Katherine Burr Blodgett (1898-1979)
Schenectady, New York, USA
Digital Illustration, 24" x 32", 2022
In 1939, the cinematic film production Gone with the Wind opened in the United States. It was recognized for its crystal-clear cinematography. A particular “invisible,” nonreflective glass was used. This was invented by physicist and chemist, Katherine Burr Blodgett.
As the first woman to be awarded a Ph.D. in physics from the University of Cambridge in 1926, Blodgett was offered her dream job at General Electric (GE). She was the company’s first female scientist. As a research scientist at GE, she and her colleague Irving Langmuir created single-molecule thin films on the surface of water. On her own, Blodgett found a way to cover the glass with 44 barium stearate films, making it 99% transmissive and thus “invisible.” When light reflected on the layers of film, it canceled out the reflections by the glass.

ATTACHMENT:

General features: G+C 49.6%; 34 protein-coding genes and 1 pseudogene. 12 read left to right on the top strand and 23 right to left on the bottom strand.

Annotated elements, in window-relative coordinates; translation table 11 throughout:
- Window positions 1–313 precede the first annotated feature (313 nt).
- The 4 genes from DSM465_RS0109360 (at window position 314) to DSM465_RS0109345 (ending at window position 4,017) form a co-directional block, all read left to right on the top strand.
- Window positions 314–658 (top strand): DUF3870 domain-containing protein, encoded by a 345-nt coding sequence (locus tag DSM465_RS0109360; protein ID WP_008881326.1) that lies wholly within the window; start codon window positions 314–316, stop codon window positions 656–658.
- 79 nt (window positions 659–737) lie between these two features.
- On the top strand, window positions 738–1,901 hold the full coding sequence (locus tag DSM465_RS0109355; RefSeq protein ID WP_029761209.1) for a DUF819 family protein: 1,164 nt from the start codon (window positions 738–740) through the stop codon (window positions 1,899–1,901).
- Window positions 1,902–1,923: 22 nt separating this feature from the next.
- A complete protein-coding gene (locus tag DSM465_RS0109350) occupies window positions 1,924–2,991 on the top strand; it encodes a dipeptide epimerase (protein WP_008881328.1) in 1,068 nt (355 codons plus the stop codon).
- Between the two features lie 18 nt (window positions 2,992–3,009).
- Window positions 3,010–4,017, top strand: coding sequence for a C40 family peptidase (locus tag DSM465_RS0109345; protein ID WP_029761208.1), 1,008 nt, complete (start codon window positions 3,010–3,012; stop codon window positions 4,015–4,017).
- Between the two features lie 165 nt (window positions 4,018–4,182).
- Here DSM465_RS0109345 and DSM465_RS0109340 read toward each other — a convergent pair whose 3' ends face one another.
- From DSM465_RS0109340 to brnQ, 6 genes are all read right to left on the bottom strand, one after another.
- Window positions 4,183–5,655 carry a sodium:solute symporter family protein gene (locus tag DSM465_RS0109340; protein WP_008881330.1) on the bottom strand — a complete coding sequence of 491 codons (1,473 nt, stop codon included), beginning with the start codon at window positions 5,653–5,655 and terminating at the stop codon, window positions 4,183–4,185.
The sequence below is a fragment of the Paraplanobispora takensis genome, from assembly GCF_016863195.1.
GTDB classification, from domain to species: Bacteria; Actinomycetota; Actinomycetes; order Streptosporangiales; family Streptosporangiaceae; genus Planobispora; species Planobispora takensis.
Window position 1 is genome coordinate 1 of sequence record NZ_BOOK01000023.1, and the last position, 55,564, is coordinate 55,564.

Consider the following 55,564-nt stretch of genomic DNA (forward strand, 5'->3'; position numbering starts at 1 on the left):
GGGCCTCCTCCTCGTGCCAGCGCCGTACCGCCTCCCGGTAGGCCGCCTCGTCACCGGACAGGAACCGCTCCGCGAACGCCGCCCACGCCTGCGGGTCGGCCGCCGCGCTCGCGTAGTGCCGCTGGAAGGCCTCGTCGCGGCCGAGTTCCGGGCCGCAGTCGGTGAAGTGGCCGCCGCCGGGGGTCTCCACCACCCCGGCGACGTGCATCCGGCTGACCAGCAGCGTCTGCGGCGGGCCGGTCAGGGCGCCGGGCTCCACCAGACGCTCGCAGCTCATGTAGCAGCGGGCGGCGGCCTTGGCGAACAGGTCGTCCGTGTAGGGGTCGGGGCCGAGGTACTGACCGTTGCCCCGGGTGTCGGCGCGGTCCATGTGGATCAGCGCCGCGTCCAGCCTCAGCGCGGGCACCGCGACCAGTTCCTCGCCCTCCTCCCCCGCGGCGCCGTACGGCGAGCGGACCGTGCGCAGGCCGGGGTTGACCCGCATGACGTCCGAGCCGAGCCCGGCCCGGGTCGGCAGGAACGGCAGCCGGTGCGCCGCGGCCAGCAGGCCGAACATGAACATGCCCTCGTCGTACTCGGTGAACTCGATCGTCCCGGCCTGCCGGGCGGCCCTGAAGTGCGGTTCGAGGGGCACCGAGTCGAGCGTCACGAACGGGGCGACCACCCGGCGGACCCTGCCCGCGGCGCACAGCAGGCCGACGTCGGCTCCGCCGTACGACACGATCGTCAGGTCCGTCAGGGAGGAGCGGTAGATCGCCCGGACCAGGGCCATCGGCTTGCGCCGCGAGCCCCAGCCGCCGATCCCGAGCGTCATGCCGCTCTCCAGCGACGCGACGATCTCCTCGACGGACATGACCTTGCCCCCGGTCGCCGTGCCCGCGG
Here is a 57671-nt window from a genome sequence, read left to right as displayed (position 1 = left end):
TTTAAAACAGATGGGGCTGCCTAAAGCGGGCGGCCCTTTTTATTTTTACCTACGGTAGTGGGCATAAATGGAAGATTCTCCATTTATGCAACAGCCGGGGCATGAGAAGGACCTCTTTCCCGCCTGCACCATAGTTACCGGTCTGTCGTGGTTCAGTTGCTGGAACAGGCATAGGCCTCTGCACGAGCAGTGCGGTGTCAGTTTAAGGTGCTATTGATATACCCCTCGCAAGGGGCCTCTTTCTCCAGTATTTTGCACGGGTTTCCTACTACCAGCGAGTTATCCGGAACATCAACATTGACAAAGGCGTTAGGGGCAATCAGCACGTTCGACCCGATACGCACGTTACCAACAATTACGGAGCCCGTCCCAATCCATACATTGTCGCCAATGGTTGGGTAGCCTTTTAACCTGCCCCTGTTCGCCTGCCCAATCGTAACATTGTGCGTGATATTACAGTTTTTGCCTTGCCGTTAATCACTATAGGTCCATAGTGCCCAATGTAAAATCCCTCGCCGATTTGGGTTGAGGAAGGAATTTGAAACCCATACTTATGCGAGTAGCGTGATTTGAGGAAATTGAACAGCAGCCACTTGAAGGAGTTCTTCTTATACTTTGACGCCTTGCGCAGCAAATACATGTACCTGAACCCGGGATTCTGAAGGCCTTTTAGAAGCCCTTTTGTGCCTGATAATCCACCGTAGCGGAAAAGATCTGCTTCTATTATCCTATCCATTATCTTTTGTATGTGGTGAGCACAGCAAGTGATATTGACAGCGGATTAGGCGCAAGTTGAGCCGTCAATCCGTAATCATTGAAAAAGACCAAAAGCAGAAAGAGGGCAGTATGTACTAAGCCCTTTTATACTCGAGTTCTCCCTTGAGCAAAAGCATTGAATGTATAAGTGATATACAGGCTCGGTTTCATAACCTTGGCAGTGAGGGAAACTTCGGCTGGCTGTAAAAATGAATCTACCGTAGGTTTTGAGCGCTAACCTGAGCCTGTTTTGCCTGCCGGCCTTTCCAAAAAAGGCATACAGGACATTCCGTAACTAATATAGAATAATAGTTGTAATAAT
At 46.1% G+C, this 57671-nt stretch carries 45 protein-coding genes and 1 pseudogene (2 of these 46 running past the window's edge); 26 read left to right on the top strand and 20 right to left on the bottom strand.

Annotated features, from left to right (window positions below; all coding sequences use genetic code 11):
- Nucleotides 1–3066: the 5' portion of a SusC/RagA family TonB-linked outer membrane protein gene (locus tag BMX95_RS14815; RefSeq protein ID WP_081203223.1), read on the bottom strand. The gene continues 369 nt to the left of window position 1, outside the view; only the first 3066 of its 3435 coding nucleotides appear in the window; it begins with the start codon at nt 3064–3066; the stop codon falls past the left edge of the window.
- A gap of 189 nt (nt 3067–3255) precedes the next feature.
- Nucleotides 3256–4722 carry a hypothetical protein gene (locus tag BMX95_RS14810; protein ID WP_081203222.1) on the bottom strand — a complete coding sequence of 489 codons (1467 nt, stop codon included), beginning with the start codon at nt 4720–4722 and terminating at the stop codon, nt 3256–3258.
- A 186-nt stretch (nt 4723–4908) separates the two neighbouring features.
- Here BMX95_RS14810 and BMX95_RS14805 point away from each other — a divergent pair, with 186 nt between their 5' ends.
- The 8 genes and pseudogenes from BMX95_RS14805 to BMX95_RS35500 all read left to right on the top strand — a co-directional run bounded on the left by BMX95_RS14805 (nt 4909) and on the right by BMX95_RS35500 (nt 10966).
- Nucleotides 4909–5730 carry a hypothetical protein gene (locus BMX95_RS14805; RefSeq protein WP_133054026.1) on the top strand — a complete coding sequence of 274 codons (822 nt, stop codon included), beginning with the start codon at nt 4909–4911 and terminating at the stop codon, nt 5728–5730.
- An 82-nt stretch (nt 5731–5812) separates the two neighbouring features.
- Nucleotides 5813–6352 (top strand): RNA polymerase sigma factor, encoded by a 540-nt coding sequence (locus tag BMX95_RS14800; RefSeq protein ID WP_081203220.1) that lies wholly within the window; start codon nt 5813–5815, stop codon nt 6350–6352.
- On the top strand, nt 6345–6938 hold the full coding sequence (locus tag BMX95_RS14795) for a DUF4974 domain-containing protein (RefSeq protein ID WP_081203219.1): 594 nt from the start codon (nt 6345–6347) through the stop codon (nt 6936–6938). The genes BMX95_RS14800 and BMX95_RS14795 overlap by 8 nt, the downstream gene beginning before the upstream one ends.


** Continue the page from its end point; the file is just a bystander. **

Blodgett’s glass went on to be used for post-war movie cameras and projectors, submarine pericopes, and airplane spy cameras during World War II. She invented the color gauge, a glass ruler to measure molecular coatings on glass. In her career, Blodgett was issued eight U.S. patents, and she was the sole inventor on all but two.